To wrap up my NDK Sweet 16 experience, I'll be discussing a bit about some of the other panels I got to see this past year. There were a lot of panels to choose from this year, but of course with limited time frames, other panels occurring at the same time, interviews, eating, etc, there's no way I could get to all I wanted. That's okay though, as I felt that the panels I did attend were interesting and had a good time at them.
On Friday night was the "Tales of the Supernatural" Panel lead by the East Blue Cosplay group. This panel discussed stories called Kaidan (or Kwaidan depending on westernized spelling) which are a type of supernatural tale, popular during the Edo period of Japan. A Kaidan wasn't meant to be strictly gory so much, as it was meant to be unsettling or strange. These tales also had a Buddhist theme woven through them; where the pious were often rewarded and the villainous were often punished. The Kaidan were meant to explain the unusualness of the world and how people survived (or didn't survive) these encounters with the supernatural. Some story examples are a blind monk losing his ears due to retelling of an ancient battle in a cemetery to those who fell in said battle; a merchant meeting faceless people on his travels; a man marrying a snow demon; and a samurai who goes to join his lover in the afterlife.
A game evolved from the story telling of Kaidan called the Hyakumonogatari Kaidankai (100 Tales of the Supernatural, roughly in English). This story telling game involved three interconnect rooms where participants would take turns telling tales and go to an adjacent room, blow out one of 100 candles lite there, look into a mirror and go back to the group room. The goal was to tell 100 tales and invoke the spirits of the supernatural world to come on the completion of the 100th story. It is said though that most participants would quit before the 100th tale was told as they were afraid to enrage the beings of the other world.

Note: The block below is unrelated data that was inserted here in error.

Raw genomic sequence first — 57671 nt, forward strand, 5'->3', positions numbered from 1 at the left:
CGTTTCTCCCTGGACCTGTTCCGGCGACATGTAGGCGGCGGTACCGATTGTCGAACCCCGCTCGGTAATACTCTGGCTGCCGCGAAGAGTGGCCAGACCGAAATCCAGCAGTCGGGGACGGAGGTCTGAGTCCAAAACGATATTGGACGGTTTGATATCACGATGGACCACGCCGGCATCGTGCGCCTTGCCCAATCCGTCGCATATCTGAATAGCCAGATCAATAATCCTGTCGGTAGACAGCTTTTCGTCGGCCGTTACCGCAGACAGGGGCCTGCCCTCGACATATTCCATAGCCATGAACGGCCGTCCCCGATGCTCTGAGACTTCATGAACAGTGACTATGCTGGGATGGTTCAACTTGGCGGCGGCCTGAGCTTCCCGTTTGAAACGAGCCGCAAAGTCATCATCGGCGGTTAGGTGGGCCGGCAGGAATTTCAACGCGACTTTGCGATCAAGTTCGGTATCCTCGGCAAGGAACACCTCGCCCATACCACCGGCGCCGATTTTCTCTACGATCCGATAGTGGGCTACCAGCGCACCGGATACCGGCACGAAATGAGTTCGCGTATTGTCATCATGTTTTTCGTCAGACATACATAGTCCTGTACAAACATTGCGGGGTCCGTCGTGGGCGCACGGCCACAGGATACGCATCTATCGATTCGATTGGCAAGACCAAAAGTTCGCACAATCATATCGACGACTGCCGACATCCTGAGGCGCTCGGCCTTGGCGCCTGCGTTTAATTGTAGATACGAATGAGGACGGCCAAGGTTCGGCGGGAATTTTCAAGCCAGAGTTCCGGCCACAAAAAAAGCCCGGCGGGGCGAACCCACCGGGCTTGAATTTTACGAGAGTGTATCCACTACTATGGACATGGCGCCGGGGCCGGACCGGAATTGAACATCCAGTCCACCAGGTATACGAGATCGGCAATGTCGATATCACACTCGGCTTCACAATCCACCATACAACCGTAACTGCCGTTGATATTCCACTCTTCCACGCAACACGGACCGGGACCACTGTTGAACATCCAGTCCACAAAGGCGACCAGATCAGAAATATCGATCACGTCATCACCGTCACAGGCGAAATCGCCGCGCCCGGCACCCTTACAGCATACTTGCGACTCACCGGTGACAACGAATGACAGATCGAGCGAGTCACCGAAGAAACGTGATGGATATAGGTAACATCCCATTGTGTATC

What brought the Kaidan's into the present day is the labor of a Greek man named Lafcadio Hearn, who collected many of these oral stories in the late 1800s and published a book of Kaidan in the early 1900s. His efforts preserved many of these tales and helped spread the Kaidan to the western world, increasing its popularity. It should also be noted that Kaidan refer only to supernatural stories set in the Edo period, while there are present day tellings that have Kaidan themes, a true Kaidan refers to that time and place only. If you'd like a list of anime and movie titles that have Kaidan themes or would like to know more about Kaidan, I suggest visiting East Blue Cosplay's main website to get a bit more background on Kaidan and suggested titles.
I also saw the English dub premier for "Aria: The Scarlet Ammo" on Saturday. We were shown the first 3 episodes of this series. The dubbing was good and the concept of the series was intriguing. There is a school in Tokyo for an elite group of teenagers training to be mercenaries. They are contracted by various outside groups to be bodyguards, soldiers or assassins. The series follows a male student who has a gift that he doesn't want to use and wants to drop out of the school and lead a normal life. However, he decides to continue attending the school after he meets Aria, a girl vastly more skilled than her peers. She saved his life from a supposed captured murderer and now they wonder what this killer's purpose is. The show was fast paced and not too fan servicey, which was good. The audience also seemed to highly enjoy the preview. The series is set to be released on October 23 and you can currently watch the subtitled version at Funimation's website.